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  • What lies beneath

    What lies beneath

    When pesticide chemicals were found underneath the houses of Barber Orchard, N.C., it aroused fears nationwide about the risks of building on former agricultural land.

  • Backyard poisons?

    Backyard poisons?

    Soil samples from the yards of two Yakima families showed intriguing but not always comforting results.

  • New Mexico’s groundwater protections may take a hit

    New Mexico’s groundwater protections may take a hit

    Under Gov. Susana Martinez, the state is rolling back some of its strongest environmental protections.

  • Toxic legacy

    Some activists fear that toxic chemicals in a New Mexico landfill, left over from Cold War-era nuclear weapons research, may be creeping toward the Albuquerque Aquifer.

  • Farming's Toxic Legacy

    Farming's Toxic Legacy

    Long-banned pesticides linger in the soils of neighborhoods built on former agricultural land in central Washington.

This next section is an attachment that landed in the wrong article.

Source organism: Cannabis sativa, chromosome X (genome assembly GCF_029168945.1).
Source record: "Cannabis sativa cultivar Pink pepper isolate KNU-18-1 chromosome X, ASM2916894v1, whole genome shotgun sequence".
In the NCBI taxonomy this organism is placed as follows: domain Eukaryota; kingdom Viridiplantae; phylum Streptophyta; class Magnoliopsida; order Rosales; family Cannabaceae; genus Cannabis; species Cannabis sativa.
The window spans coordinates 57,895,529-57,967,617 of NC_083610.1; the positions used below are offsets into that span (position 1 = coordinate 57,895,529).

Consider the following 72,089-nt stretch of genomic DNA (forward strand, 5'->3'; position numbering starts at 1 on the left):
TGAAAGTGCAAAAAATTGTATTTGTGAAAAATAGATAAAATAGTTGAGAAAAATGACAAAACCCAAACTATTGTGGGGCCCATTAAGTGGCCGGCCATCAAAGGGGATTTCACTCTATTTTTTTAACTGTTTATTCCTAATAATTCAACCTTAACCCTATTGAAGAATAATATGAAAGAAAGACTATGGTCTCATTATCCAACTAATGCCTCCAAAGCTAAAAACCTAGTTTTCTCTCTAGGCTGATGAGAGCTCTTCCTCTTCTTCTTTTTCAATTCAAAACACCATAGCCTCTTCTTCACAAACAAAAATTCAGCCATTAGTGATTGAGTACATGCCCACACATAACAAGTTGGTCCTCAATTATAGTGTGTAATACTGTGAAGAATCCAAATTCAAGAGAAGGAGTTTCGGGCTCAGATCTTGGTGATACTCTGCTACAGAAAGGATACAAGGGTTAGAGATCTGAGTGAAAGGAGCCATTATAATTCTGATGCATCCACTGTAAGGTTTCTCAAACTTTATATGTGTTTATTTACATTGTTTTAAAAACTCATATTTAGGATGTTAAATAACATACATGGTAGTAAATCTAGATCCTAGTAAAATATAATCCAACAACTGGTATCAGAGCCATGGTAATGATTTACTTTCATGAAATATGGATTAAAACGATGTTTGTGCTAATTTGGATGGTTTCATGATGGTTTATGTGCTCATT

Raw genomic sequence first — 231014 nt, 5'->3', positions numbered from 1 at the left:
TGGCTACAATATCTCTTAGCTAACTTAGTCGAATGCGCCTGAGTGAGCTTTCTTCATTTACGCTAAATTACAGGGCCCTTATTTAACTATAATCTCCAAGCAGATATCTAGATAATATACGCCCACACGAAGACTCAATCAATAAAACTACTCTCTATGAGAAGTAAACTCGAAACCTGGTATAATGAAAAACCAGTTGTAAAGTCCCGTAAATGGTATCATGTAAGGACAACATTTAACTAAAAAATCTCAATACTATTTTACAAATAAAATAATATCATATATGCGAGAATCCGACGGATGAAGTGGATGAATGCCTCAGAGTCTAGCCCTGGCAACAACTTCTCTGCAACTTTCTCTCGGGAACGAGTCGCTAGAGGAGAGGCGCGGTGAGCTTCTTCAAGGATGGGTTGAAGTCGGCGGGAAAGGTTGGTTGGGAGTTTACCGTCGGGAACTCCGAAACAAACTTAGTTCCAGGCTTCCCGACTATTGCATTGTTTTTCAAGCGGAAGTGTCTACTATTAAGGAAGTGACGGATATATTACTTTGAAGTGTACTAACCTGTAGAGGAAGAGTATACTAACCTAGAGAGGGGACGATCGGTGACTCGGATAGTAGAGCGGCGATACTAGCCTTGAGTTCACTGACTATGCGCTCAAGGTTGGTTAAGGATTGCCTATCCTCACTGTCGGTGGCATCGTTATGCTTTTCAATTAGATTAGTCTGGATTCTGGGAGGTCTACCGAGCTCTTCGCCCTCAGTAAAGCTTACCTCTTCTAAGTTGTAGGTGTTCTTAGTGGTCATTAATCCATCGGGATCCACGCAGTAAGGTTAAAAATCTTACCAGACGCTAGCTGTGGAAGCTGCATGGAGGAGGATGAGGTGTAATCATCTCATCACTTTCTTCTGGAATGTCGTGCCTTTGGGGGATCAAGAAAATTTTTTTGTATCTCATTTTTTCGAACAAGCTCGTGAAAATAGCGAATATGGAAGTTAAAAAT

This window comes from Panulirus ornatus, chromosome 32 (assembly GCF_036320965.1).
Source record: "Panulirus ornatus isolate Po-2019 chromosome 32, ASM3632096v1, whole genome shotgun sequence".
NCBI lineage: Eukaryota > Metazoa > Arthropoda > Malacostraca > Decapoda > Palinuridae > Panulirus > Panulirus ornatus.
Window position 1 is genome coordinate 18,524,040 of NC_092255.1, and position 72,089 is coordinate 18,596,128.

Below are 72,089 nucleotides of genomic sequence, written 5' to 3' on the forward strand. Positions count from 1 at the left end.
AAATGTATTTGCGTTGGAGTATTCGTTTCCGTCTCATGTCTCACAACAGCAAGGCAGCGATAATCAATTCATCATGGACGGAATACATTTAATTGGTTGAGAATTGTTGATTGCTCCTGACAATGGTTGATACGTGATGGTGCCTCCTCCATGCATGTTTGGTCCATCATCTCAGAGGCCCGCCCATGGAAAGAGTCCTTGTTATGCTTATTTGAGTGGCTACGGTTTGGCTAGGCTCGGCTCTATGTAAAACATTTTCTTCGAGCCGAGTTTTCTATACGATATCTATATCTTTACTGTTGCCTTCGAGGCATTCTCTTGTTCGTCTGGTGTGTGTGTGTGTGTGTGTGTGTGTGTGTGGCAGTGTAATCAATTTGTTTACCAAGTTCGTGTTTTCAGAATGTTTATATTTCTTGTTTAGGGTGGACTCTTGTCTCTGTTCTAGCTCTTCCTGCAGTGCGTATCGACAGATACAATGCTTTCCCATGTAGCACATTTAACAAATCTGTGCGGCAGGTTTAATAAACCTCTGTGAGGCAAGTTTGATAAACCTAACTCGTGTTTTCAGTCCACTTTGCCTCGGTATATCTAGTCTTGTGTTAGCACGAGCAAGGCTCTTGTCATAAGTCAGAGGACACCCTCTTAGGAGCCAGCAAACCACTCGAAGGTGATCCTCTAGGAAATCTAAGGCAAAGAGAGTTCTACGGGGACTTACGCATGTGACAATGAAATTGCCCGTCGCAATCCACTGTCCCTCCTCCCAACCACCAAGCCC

• A loophole you can squeeze a feedlot through

    In dry eastern Washington, small farmers resent a corporate feedlot’s access to scarce water supplies.

  • Colorado River states reach landmark agreement

    The seven states of the Colorado River Basin have come to a groundbreaking agreement that, among other things, will allow cities such as Las Vegas to lease water from out-of-state farms during times of drought

  • Drought forces a new era of agricultural water conservation

    Drought forces a new era of agricultural water conservation

    Whether converting open ditches into pipelines or fallowing fields, farmers and ranchers in the West are being forced to change the ways they use water as climate-induced drought tightens its grip.

  • The BLM fights for the Southwest’s last free-flowing river

    The BLM fights for the Southwest’s last free-flowing river

    A federal agency asserts its water rights to the San Pedro river in a case that might eventually lead to limits on growth in Arizona.

  • Farmers agree to tax those who deplete groundwater

    Farmers agree to tax those who deplete groundwater

    Amid drought and climate change in Colorado’s San Luis Valley, farmers vote for a new approach to rein in their overpumping of groundwater.

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